Public Service of Lawyers and Social WorkersThe following remarks were given by Hon. Jack B. Weinstein, Judge for the U.S. District Court for the Eastern District of New York, upon his acceptance of the Fordham-Stein Prize.
Thank you for this overly generous award.
It is accepted on behalf of all our judges and other members of our great legal profession—a calling whose watchwords are service to the individual and community.
Last year Hurricane Sandy washed out this event, but I had the pleasure of an intimate dinner with Father McShane and the Dean at their most charming. So, as Yogi Berra put it, "Tonight, it's déjà vu all over again—but even better."
It is particularly gratifying to receive this honor at Fordham Law School. So many of the lectures and seminars I attended here clarified the law. So many scholarly works written here have provided vital help to our court.
I will touch upon three points.
First, help from others: If any of us accomplish anything useful in the public interest it is with the assistance of others.
Second, help from other disciplines: Given the serious societal challenges of today and tomorrow, the law must have help from other disciplines.
Third, help from great universities like Fordham is essential to our well being.
First, the days of a single Hercules clearing the Augean stables by moving rivers into them are gone. Even your great Dean, John Feerick, a master of ethics, could not turn the Hudson River into Albany. In any event, this ancient remedy is outlawed by our environmental regulations.
Instances of important current legal reforms include that of Robert Katzman, Chief Judge of the Court of Appeals for the Second Circuit, insisting that immigrants threatened with deportation receive a proper legal defense; the projects of two Chief Judges of New York—Judith Kaye and Jonathan Lippman—to provide local comprehensive service courts and better representation for the poor; and the dedication of Judges like Dora Irizarry, and John Gleeson and some of the magistrate Judges in our court in closely supervising and supporting drug addicted defendants so they can hold jobs. Each of these initiatives requires support from many lawyers and institutions.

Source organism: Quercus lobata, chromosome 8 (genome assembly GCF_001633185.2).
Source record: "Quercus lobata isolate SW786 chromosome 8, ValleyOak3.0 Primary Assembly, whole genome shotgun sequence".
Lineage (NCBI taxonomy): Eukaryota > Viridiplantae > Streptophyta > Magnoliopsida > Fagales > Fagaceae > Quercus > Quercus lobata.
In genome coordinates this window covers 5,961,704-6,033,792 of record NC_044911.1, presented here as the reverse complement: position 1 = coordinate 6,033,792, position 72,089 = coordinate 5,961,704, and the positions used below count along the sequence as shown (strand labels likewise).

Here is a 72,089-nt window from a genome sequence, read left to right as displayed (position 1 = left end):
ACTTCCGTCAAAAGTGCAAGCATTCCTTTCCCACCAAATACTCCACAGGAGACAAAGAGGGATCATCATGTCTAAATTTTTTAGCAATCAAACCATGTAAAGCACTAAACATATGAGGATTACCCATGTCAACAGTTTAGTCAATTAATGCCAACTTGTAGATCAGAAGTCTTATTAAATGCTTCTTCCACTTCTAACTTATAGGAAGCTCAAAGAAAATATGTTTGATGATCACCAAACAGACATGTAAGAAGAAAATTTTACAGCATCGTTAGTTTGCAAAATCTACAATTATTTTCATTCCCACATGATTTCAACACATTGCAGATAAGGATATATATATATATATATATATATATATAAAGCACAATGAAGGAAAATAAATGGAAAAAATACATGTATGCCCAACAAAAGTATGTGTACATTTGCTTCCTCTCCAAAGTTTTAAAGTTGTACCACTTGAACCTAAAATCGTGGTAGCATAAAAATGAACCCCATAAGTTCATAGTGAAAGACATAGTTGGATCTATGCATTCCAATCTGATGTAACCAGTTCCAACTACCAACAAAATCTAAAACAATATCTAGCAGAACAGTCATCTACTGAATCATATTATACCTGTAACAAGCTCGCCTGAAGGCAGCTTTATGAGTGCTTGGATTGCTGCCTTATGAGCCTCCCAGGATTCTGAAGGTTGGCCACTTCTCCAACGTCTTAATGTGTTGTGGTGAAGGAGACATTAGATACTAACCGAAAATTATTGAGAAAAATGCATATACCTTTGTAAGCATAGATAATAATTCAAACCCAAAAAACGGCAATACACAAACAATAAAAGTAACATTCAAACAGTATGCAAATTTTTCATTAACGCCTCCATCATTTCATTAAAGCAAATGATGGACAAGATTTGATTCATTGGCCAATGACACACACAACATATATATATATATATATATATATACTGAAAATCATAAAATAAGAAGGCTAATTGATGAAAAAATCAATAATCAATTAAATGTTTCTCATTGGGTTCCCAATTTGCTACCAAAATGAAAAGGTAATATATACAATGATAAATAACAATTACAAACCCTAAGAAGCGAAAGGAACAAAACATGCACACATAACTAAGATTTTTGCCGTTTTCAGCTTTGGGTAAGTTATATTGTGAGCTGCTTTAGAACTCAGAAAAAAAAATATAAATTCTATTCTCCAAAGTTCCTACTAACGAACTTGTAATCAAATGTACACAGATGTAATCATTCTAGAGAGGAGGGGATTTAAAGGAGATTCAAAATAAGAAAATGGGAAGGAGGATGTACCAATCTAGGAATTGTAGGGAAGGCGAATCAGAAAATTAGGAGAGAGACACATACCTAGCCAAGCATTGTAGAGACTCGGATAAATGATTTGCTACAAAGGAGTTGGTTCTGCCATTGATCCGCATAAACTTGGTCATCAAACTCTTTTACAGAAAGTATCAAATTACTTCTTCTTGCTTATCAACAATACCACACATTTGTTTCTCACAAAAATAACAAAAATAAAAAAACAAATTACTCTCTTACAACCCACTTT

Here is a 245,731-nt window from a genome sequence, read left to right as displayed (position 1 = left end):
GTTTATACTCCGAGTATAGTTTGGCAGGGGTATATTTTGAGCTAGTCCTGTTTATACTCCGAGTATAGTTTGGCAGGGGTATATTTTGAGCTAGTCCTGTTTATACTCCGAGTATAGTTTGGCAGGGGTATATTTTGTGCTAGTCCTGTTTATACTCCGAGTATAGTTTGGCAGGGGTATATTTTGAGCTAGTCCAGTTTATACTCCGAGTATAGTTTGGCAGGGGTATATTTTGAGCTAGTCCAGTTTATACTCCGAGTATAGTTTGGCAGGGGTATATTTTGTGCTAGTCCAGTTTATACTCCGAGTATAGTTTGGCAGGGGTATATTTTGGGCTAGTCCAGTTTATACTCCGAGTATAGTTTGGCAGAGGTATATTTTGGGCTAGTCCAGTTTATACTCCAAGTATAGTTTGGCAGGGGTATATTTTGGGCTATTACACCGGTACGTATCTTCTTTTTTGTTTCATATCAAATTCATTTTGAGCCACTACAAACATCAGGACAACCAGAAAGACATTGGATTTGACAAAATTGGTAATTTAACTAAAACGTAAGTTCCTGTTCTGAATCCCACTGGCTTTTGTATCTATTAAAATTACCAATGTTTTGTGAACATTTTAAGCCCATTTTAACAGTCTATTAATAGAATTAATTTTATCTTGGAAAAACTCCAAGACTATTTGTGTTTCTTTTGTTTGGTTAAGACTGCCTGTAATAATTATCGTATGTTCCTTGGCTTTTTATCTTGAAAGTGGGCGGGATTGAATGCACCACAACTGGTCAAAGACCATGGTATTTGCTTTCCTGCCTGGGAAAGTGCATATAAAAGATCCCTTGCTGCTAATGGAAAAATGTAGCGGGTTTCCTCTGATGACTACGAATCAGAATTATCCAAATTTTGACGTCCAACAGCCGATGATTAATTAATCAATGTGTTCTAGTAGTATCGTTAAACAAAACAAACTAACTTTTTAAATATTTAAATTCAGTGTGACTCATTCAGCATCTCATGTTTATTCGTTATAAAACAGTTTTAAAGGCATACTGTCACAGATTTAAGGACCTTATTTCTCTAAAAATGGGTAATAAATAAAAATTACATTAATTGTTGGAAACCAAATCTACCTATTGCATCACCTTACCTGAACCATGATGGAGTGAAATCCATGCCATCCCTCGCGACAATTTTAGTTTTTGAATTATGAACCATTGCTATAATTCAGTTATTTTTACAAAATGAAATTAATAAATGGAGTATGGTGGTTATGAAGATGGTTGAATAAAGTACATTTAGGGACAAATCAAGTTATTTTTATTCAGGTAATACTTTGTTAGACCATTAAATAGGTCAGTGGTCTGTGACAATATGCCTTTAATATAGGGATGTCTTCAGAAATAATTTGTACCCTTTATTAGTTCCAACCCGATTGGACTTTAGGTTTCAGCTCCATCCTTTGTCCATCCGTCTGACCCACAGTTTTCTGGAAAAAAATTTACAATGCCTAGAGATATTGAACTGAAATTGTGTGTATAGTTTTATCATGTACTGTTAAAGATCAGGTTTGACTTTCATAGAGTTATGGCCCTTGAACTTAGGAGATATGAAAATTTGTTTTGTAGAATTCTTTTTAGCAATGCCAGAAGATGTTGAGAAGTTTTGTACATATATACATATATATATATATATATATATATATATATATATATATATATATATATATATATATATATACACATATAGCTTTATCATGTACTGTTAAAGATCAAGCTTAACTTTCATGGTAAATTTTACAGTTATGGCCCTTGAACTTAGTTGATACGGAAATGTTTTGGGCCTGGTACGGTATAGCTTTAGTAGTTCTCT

Cooperation among many is a watchword for progress in the law.
Second, the law is not an intellectual island. We depend upon statistics, sociology, biology (DNA), philosophy, economics, and other disciplines supported by our universities.
Years of pillow talk with my late wife, Evelyn—a distinguished social worker and ombudsperson trained at Columbia University—convinced me of the necessary close relationship between our two fields: social work and law. Guarding the rights of the frail, the old, the mentally ill, and others needing assistance and protection, she worked with lawyers to create protective networks.
It is a happy coincidence that Sally Bellet, the granddaughter of Louis Stein, has a law degree from Fordham and social work training from Columbia.
The Eastern District federal court has many social workers on its staff. As we move criminal law away from a narrow focus on punishment and towards reentry into a productive, lawful life, more social workers will be needed. They help defendants and their families break cycles of addiction, lack of education, and joblessness.
On the civil side, our Eastern District Litigation Fund assists by providing needed mental health treatment and social services.
There are now joint law and social work degree programs at Fordham and Columbia. Clinical seminars deal with family abuse, immigration, and criminal law.
Law students learn social work techniques so they can more effectively assist clients and their families. And social workers learn from the law.
Helping people requires more than the application of law. It needs empathy and concern—a human face and a human heart.
Third: The just-issued report of a prestigious task force of the City Bar, entitled "Developing Legal Careers and Delivering Justice in the 21st Century" (November, 2013), recommends major changes in law schools and in practical field training by the bar.
Alumni of schools like Fordham will have to support their schools financially. They will also need to participate in integrating law school training with pre- and post-graduate work.
Educating our successors as leaders requires our full participation.
We here tonight share the task of ensuring justice and mercy for all—now, and into the future.
Assisting others gives meaning to the lives of each of us.
May our continued fraternal work together be blessed by success.